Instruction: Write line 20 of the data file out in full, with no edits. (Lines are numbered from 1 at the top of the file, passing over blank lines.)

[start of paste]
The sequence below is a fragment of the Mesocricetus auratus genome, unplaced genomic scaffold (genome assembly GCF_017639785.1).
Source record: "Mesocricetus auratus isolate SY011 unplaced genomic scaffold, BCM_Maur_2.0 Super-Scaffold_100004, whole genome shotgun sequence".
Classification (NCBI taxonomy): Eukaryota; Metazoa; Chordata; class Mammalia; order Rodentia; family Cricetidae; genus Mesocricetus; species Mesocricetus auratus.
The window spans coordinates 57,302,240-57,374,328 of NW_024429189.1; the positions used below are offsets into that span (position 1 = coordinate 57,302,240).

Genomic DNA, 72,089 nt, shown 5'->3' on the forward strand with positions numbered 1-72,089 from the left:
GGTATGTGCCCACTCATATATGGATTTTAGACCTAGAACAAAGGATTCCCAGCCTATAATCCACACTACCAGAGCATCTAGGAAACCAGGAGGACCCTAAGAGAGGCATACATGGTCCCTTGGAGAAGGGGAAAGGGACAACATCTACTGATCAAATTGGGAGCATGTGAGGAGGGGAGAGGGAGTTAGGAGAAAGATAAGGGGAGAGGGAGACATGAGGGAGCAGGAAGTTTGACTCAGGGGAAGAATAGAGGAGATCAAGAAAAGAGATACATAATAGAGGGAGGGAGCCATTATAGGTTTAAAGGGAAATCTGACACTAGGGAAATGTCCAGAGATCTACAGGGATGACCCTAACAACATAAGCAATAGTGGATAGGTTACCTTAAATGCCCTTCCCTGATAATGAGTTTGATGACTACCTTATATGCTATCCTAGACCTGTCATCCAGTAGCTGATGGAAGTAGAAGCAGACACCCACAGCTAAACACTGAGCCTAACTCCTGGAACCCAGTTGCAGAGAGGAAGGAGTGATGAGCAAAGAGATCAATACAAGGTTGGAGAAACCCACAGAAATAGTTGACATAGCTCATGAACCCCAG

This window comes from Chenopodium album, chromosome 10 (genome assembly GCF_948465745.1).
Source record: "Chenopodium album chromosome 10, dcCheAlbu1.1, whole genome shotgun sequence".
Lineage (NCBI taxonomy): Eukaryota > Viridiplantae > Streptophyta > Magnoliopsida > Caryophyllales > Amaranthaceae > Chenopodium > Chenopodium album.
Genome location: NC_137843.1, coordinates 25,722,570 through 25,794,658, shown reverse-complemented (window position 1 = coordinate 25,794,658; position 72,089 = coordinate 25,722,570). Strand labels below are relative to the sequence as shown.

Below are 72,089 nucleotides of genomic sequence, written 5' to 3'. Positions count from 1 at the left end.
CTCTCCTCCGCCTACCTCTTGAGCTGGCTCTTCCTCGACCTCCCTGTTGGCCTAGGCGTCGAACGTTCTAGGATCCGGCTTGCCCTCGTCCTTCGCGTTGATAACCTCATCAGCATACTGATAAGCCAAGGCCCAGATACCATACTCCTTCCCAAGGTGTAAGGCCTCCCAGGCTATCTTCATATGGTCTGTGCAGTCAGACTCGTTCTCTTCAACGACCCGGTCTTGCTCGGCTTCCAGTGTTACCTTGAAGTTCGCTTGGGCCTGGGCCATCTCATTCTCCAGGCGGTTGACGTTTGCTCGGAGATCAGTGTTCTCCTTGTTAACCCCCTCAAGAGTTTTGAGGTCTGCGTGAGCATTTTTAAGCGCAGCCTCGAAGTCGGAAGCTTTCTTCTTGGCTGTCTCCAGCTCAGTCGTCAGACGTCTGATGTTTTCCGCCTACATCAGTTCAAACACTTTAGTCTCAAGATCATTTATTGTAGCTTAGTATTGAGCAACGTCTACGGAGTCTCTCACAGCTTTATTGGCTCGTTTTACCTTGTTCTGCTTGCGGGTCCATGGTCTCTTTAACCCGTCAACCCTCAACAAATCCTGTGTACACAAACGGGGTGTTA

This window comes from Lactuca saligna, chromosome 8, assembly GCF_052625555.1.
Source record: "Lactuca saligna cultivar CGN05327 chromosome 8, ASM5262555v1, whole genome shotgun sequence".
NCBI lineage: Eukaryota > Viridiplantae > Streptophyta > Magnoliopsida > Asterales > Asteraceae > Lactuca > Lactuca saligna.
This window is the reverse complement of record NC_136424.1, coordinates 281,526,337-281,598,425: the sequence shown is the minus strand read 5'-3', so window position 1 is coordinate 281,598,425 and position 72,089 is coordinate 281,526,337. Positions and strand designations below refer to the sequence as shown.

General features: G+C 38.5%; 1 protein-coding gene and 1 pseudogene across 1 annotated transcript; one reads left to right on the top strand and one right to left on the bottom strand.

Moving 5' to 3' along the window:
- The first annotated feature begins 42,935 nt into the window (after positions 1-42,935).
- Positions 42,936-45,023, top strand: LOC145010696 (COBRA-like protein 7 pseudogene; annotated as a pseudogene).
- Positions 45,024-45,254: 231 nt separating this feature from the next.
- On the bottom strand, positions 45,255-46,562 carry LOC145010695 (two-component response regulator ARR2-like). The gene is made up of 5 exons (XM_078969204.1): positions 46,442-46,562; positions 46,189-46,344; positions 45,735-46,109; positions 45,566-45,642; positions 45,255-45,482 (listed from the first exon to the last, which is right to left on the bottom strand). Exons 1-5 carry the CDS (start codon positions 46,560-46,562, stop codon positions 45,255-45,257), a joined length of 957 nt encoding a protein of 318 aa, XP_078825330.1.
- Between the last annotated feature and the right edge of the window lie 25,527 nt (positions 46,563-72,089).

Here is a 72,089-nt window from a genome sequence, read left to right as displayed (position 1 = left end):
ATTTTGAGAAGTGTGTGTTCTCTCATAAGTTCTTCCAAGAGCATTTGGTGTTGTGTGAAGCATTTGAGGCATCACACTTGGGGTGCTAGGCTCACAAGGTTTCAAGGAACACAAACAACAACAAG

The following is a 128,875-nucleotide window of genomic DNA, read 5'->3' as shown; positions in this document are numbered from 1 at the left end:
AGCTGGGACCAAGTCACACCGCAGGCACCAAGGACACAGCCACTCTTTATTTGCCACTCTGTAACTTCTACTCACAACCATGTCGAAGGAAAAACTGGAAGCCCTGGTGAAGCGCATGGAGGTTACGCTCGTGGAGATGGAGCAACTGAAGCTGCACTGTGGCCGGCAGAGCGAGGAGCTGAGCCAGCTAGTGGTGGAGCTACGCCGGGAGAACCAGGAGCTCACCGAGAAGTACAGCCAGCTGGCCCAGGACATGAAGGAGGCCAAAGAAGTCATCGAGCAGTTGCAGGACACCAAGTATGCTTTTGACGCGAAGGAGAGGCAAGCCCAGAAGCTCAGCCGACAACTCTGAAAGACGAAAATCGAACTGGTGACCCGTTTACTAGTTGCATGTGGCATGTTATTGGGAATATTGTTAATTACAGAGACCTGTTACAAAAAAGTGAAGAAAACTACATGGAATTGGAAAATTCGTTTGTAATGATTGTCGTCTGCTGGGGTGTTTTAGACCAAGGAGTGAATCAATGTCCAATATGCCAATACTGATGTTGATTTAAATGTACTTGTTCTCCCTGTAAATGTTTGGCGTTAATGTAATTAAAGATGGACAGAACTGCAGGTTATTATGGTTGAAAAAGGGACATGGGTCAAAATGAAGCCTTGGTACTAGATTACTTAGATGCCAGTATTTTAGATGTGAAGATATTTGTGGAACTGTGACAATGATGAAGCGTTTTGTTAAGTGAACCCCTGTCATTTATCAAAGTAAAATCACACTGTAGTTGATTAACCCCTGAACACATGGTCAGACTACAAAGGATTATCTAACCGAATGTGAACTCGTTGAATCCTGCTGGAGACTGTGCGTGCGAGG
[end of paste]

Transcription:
- Positions 42,936-45,023, top strand: LOC145010696 (COBRA-like protein 7 pseudogene; annotated as a pseudogene).